The Fokker Super Universal fleet was inspected and grounded after similar cracks were found in many examples, ruining the manufacturer's American reputation (the Dutch designer Anthony Fokker was then in business in Hasbrouck Heights, New Jersey). This resulted in a complete overhaul of standards for new transport aircraft and led to the use of all-metal construction in commercial aircraft such as the Boeing 247 and Douglas DC-2

Surviving aircraftEdit

In 1998, a Super Universal originally used for mineral exploration in Canada's north was restored to airworthy condition in Manitoba, and after being flown for a few years was placed on display at the Western Canada Aviation Museum in 2005.[2] Byrd's Fokker Universal was rediscovered by a New Zealand expedition in 1987 and the Antarctic Aviation Preservation Society intends to salvage and restore it.

VariantsEdit

XJA-1
A Super Universal evaluated by the United States Navy
Nakajima Super Universal
Civilian transport
Ki-6 (Army Type 95 Training Aircraft)
Military transport for the IJAAF
Nakajima-Fokker Super Universal
Nakajima-Fokker Ambulance Aircraft
Nakajima Navy Fokker Reconnaissance Aircraft
Short designation C2N1 and C2N2
C2N1 (Navy land-based reconnaissance aircraft)
Land-based recon and military transport for the IJN
C2N2 (Navy reconnaissance seaplane)
Land-based recon and military transport for the IJN
Manshū Super Universal
Civil and military transport built in Manchukuo (Manchuria)

OperatorsEdit

CivilEdit

  Canada
  Colombia
  Japan
  Manchukuo
  United States
 
Coastal Air Freight Fokker Super Universal
  South Africa

MilitaryEdit

  Argentina
  Canada
  Japan
  United States

SpecificationsEdit

 
Fokker Super Universal 3-view drawing from L'Aérophile August,1928

Data from Pioneering in Canadian Air Transport[1]

General characteristics

  • Crew: two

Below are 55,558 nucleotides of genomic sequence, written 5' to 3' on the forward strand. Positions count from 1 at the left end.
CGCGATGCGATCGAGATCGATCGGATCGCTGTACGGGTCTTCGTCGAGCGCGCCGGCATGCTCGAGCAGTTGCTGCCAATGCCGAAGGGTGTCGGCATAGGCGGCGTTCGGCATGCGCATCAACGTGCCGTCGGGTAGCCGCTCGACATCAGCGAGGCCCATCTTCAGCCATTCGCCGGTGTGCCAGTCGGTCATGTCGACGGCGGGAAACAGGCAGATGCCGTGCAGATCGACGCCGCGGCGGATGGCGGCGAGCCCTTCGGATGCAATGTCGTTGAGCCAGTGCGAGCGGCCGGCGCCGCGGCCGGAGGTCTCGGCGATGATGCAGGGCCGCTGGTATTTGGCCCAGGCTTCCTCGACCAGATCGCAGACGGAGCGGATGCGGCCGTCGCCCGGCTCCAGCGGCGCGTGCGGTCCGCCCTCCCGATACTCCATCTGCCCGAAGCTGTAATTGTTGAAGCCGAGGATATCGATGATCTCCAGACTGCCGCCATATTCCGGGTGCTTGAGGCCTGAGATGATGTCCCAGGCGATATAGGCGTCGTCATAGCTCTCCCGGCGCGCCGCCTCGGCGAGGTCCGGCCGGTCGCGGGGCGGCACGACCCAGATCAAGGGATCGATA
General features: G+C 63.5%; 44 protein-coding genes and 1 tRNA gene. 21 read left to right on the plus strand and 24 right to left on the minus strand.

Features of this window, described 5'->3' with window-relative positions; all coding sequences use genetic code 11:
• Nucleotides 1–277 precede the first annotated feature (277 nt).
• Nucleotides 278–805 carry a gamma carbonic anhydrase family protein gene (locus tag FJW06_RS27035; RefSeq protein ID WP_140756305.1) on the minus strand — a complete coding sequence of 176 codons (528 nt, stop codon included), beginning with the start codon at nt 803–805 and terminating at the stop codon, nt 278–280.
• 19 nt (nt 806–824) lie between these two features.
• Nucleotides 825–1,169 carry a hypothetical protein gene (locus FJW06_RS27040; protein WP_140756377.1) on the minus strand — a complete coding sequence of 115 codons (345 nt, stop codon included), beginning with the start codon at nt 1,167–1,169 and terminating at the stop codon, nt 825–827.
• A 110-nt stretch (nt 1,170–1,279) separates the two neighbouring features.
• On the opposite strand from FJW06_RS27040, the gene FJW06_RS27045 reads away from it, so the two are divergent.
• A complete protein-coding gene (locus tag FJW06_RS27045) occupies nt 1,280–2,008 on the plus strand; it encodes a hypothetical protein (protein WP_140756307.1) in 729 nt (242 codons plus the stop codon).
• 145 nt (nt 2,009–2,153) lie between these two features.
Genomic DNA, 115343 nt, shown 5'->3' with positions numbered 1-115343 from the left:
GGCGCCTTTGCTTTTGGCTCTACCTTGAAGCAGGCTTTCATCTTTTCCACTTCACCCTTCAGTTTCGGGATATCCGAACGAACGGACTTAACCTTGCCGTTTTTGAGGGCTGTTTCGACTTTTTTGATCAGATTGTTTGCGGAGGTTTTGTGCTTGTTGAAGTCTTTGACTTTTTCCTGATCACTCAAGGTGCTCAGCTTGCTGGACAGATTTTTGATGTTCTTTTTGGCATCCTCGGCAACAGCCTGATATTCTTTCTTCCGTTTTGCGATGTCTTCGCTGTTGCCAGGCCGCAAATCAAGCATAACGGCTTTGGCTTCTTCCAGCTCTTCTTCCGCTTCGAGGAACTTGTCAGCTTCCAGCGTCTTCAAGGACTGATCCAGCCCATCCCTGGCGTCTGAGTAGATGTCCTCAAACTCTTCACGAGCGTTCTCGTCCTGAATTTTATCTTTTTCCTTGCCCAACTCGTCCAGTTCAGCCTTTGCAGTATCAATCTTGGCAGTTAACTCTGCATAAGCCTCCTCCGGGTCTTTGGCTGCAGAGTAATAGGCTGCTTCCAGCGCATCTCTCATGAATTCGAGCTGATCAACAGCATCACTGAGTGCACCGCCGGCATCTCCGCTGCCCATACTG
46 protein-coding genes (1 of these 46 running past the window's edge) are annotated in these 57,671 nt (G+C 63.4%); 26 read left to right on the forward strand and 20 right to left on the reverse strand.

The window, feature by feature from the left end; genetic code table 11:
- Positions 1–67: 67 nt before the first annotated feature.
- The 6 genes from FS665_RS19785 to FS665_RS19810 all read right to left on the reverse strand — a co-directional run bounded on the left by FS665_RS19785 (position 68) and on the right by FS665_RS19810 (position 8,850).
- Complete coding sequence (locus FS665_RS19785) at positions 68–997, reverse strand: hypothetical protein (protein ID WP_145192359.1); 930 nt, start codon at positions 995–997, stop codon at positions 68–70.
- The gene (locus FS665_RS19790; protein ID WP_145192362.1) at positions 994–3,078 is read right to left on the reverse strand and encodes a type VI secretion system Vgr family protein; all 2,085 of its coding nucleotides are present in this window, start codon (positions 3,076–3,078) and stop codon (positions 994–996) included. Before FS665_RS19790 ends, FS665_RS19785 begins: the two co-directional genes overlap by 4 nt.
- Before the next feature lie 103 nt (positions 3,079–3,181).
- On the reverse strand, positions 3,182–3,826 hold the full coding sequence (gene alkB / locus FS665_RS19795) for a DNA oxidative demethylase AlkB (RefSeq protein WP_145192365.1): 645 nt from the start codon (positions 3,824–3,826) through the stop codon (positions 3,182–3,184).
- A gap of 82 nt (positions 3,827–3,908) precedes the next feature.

• Capacity: six passengers or 1,323 lb/600 kg cargo
  • Length: 36 ft 11 in (11.25 m)
  • Wingspan: 50 ft 8 in (15.44 m)
  • Height: 9 ft 1 in (2.77 m)
  • Wing area: 370 sq ft (34.3 m2)
  • Empty weight: 3,250 lb (1,474 kg)
  • Gross weight: 5,550 lb (2,517 kg)
  • Powerplant: 1 × Pratt & Whitney Wasp B air-cooled radial piston engine , 450 hp (336 kW)

Performance

  • Maximum speed: 138 mph (222 km/h, 120 kn)
  • Range: 680 mi (1,090 km, 590 nmi)
  • Service ceiling: 19,340 ft (5,900 m)
  • Rate of climb: 950 ft/min (4.8 m/s)

ReferencesEdit

Notes
  1. ^ a b c Molson 1974, p. 271.
  2. ^ "Fokker Super Universal, CF-AAM". Royal Aviation Museum of Western Canada. 7 June 2013. Archived from the original on 3 February 2019. Retrieved 1 September 2021.
Bibliography
  • Dierikx, Marc. Fokker: A Transatlantic Biography. Washington, D.C.: Smithsonian Institution Press, 1997. ISBN 1-56098-735-9.
  • Molson, K.M. Pioneering in Canadian Air Transport. Winnipeg, Manitoba, Canada: James Richardson & Sons, Ltd., 1974. ISBN 0-919212-39-5.
  • Nevin, David. The Pathfinders (The Epic of Flight Series). Alexandria, Virginia: Time-Life Books, 1980. ISBN 0-8094-3256-0.
  • Postma, Thijs. Fokker: Aircraft Builders to the World. London: Jane's, 1979. ISBN 978-0-531-03708-9.
  • Seagrave, Sterling. The Bush Pilots (The Epic of Flight Series). Alexandria, Virginia: Time-Life Books, 1983. ISBN 0-8094-3312-5.
  • Taylor, Michael J. H. Jane's Encyclopedia of Aviation. London: Studio Editions, 1989. p. 410.
  • World Aircraft Information Files. London: Bright Star Publishing, File 894, Sheet 44.

External linksEdit

  • Antarctic Aviation Preservation Society
  • Fokker Super Universal CF-AAM Returns to Yukon Territory
  • Western Canada Aviation Museum